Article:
S151 - Maths for Science

I’m insatiably nosy about other people’s courses, so I was very happy when Alex’s shiny new S151 textbook arrived on Monday. I was quite keen a have a look at the contents page and see what all this “Maths for science” business is about! I’m particularly intrigued by Section 9, the statistics bit, since I’m completely unfamiliar with those topics (I did learn a bit of stats in MST121, but I don’t think I could remember much of it now if I tried!).

Anyway, in case anyone is interested in taking S151 and wants a bit more information about the course material – or is just plain nosy like me – this is what the textbook covers:

1: Starting points
1.1 Numbers
1.2 Fractions
1.3 Powers, reciprocals and roots
1.4 Doing calculations in the right order

2: Measurement in science
2.1 Large and small quantities
2.2 Units of measurement
2.3 Scales of measurement
2.4 How precise are measurements?

3: Calculating in science
3.1 Calculating area: thinking about units and significant figures
3.2 Calculating in scientific notation
3.3 Estimating answers
3.4 Unit conversions
3.5 An introduction to symbols, equations and formulae

4: Algebra
4.1 Rearranging equations
4.2 Simplifying equations
4.3 Combining equations
4.4 Putting algebra to work

5: Using graphs
5.1 Graphical representation
5.2 Straight-line graphs
5.3 The equation of a straight line
5.4 Graphs of different shapes

6: Angles and trigonometry
6.1 Measuring angles: degrees and radians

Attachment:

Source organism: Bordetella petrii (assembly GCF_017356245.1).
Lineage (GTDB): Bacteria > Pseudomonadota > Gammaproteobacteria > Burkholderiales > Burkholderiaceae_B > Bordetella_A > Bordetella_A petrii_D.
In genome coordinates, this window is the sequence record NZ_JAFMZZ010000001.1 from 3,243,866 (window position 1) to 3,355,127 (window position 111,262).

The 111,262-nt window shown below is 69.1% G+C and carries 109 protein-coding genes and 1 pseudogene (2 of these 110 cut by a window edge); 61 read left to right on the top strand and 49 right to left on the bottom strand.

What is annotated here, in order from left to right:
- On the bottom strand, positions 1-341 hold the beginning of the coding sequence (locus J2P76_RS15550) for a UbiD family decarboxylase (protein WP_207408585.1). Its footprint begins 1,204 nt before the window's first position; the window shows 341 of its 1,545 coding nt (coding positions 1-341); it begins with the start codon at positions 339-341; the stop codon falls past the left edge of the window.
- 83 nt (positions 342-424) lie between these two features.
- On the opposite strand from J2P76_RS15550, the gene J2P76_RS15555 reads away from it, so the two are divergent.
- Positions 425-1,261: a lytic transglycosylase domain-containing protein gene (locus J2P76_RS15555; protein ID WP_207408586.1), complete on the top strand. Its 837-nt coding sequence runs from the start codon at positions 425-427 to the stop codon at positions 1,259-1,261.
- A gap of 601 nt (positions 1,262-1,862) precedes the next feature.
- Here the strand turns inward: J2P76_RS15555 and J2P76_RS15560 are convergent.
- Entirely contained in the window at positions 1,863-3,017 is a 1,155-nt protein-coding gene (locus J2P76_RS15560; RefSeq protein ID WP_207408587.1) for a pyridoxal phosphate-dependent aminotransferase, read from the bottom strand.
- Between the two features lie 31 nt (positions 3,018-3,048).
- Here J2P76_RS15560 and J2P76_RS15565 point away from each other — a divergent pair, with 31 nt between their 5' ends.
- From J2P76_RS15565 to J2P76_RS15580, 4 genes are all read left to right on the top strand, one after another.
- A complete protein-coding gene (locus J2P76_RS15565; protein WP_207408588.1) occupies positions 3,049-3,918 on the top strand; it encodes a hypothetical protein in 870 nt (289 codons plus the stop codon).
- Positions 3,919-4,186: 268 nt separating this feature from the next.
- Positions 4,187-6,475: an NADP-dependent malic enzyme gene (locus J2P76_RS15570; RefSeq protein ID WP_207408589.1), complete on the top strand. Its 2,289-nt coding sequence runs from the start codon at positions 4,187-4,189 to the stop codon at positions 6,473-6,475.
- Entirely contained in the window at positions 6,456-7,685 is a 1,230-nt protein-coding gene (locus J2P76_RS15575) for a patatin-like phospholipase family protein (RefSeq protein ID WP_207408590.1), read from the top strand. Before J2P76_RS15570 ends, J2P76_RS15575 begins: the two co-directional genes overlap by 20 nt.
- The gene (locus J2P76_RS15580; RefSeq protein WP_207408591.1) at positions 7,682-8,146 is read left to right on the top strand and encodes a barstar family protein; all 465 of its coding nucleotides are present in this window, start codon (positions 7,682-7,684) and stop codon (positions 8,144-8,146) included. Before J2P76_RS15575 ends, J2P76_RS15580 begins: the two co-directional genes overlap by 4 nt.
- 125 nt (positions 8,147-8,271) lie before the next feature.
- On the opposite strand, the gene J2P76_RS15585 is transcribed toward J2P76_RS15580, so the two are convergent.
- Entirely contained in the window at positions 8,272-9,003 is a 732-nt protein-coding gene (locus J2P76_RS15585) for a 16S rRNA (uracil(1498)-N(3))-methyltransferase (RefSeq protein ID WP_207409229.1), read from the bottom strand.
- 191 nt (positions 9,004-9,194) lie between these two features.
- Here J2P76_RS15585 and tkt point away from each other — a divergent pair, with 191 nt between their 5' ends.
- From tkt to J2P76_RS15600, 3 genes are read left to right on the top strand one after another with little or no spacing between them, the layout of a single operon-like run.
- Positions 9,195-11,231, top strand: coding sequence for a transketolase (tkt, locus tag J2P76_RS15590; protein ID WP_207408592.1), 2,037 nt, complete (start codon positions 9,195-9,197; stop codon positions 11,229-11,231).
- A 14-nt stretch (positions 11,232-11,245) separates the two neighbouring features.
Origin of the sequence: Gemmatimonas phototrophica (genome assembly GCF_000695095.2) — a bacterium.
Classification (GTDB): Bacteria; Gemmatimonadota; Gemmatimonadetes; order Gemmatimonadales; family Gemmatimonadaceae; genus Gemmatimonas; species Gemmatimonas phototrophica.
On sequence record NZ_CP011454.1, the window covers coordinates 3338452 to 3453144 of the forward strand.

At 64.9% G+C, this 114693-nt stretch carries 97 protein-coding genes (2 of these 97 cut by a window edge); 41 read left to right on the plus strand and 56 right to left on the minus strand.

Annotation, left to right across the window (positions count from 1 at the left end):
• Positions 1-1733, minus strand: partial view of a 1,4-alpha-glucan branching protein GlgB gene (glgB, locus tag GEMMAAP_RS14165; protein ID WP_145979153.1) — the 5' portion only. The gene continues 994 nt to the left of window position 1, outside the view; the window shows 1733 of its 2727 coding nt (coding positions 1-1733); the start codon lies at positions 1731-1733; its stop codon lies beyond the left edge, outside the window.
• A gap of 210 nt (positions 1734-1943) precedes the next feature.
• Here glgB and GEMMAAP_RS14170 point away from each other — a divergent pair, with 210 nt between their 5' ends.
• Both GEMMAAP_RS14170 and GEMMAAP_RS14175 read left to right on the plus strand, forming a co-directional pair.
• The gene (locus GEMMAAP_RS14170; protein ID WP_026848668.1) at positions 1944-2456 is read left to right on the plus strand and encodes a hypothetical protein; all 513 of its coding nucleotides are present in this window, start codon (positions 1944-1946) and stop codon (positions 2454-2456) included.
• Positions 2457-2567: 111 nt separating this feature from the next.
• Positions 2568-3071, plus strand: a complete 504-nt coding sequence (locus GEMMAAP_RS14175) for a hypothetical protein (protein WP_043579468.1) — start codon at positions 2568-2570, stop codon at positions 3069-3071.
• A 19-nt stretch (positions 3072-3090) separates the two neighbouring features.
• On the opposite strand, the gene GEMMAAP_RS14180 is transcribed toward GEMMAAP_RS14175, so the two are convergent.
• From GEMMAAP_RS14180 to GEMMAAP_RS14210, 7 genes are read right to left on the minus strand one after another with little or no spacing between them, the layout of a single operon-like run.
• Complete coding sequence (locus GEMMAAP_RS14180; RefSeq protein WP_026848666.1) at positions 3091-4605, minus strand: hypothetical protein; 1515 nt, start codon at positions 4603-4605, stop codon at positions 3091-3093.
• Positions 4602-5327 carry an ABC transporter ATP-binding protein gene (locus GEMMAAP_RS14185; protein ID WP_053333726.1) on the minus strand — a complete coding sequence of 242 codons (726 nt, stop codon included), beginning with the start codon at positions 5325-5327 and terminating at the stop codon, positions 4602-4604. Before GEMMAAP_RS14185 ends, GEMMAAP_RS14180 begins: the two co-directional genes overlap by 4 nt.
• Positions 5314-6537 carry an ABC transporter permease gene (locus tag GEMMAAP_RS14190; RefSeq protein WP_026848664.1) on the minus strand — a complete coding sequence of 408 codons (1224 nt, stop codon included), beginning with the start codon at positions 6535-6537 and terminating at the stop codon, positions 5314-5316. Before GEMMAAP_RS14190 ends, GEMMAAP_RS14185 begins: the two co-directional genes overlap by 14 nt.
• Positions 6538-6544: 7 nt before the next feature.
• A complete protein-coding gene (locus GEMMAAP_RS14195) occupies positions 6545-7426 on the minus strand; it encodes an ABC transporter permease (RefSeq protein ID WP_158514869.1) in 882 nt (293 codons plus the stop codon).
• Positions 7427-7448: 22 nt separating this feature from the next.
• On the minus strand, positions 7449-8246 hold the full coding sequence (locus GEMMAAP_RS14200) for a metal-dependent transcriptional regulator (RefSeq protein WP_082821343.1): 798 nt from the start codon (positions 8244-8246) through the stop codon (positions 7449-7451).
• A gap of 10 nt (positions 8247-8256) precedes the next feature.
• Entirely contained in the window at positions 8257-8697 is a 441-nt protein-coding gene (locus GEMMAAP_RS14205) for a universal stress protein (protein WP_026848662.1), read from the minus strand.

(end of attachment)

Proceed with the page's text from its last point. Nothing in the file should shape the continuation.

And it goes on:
6.2 A quick look at triangles
6.3 Calculating with angles: trigonometry
6.4 Small angle approximations

7: Logarithms
7.1 Logarithms to base 10
7.2 Logarithm scales revisited
7.3 Rules of logarithms
7.4 Using logarithms to make curves straight
7.5 Logarithms to base e

8: Probability and descriptive statistics
8.1 Chance and probability
8.2 Descriptive statistics

9: Statistical hypothesis testing
9.1 The principles of hypothesis testing
9.2 Deciding which test to use; levels of measurement
9.3 The χ2 test
9.4 The Spearman rank correlation coefficient
9.5 The t-test for unmatched samples
9.6 Other statistical tests

10: Differentiation
10.1 Drawing tangents to curves
10.2 An introduction to differentiation
10.3 Differentiating exponential functions

I’m very pleased to see that they’ve managed to get a bit of calculus in at the end there – I’ve been banging on about the subject to Alex for the whole of Block C of MS221, so it’ll be nice for him to finally see what I’m rambling about!